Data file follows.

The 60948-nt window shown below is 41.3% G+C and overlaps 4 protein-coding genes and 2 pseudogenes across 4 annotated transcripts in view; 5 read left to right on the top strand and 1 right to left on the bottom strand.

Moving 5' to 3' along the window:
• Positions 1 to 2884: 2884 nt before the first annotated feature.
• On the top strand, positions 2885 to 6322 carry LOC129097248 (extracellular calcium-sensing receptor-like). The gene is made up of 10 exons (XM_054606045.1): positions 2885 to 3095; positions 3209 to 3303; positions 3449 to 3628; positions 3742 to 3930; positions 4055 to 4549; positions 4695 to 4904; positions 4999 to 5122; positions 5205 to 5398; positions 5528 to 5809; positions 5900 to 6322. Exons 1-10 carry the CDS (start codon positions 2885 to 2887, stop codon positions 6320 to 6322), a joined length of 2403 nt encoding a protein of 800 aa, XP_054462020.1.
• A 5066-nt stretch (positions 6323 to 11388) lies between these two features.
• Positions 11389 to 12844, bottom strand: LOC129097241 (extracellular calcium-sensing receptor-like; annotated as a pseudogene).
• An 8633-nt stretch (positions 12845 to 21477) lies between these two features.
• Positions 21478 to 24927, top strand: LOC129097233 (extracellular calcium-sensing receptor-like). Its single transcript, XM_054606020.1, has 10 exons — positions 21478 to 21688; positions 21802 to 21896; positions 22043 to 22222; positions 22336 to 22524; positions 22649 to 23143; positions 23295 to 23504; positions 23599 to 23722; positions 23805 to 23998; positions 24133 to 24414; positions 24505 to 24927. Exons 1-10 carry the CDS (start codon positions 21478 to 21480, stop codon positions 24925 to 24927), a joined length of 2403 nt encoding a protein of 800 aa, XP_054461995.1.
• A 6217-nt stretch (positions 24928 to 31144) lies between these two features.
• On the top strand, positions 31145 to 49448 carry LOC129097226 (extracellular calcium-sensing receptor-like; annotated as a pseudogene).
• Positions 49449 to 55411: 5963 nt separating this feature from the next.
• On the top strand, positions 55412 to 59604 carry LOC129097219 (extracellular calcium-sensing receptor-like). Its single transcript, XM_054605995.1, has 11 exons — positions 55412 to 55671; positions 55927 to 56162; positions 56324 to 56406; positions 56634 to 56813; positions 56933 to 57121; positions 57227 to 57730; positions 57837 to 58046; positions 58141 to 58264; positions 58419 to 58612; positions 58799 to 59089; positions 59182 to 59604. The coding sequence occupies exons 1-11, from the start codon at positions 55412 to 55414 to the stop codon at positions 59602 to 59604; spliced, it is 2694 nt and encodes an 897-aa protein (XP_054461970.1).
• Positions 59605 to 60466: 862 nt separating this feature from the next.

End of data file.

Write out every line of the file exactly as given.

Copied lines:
The 60948-nt window shown below is 41.3% G+C and overlaps 4 protein-coding genes and 2 pseudogenes across 4 annotated transcripts in view; 5 read left to right on the top strand and 1 right to left on the bottom strand.

Moving 5' to 3' along the window:
• Positions 1 to 2884: 2884 nt before the first annotated feature.
• On the top strand, positions 2885 to 6322 carry LOC129097248 (extracellular calcium-sensing receptor-like). The gene is made up of 10 exons (XM_054606045.1): positions 2885 to 3095; positions 3209 to 3303; positions 3449 to 3628; positions 3742 to 3930; positions 4055 to 4549; positions 4695 to 4904; positions 4999 to 5122; positions 5205 to 5398; positions 5528 to 5809; positions 5900 to 6322. Exons 1-10 carry the CDS (start codon positions 2885 to 2887, stop codon positions 6320 to 6322), a joined length of 2403 nt encoding a protein of 800 aa, XP_054462020.1.
• A 5066-nt stretch (positions 6323 to 11388) lies between these two features.
• Positions 11389 to 12844, bottom strand: LOC129097241 (extracellular calcium-sensing receptor-like; annotated as a pseudogene).
• An 8633-nt stretch (positions 12845 to 21477) lies between these two features.
• Positions 21478 to 24927, top strand: LOC129097233 (extracellular calcium-sensing receptor-like). Its single transcript, XM_054606020.1, has 10 exons — positions 21478 to 21688; positions 21802 to 21896; positions 22043 to 22222; positions 22336 to 22524; positions 22649 to 23143; positions 23295 to 23504; positions 23599 to 23722; positions 23805 to 23998; positions 24133 to 24414; positions 24505 to 24927. Exons 1-10 carry the CDS (start codon positions 21478 to 21480, stop codon positions 24925 to 24927), a joined length of 2403 nt encoding a protein of 800 aa, XP_054461995.1.
• A 6217-nt stretch (positions 24928 to 31144) lies between these two features.
• On the top strand, positions 31145 to 49448 carry LOC129097226 (extracellular calcium-sensing receptor-like; annotated as a pseudogene).
• Positions 49449 to 55411: 5963 nt separating this feature from the next.
• On the top strand, positions 55412 to 59604 carry LOC129097219 (extracellular calcium-sensing receptor-like). Its single transcript, XM_054605995.1, has 11 exons — positions 55412 to 55671; positions 55927 to 56162; positions 56324 to 56406; positions 56634 to 56813; positions 56933 to 57121; positions 57227 to 57730; positions 57837 to 58046; positions 58141 to 58264; positions 58419 to 58612; positions 58799 to 59089; positions 59182 to 59604. The coding sequence occupies exons 1-11, from the start codon at positions 55412 to 55414 to the stop codon at positions 59602 to 59604; spliced, it is 2694 nt and encodes an 897-aa protein (XP_054461970.1).
• Positions 59605 to 60466: 862 nt separating this feature from the next.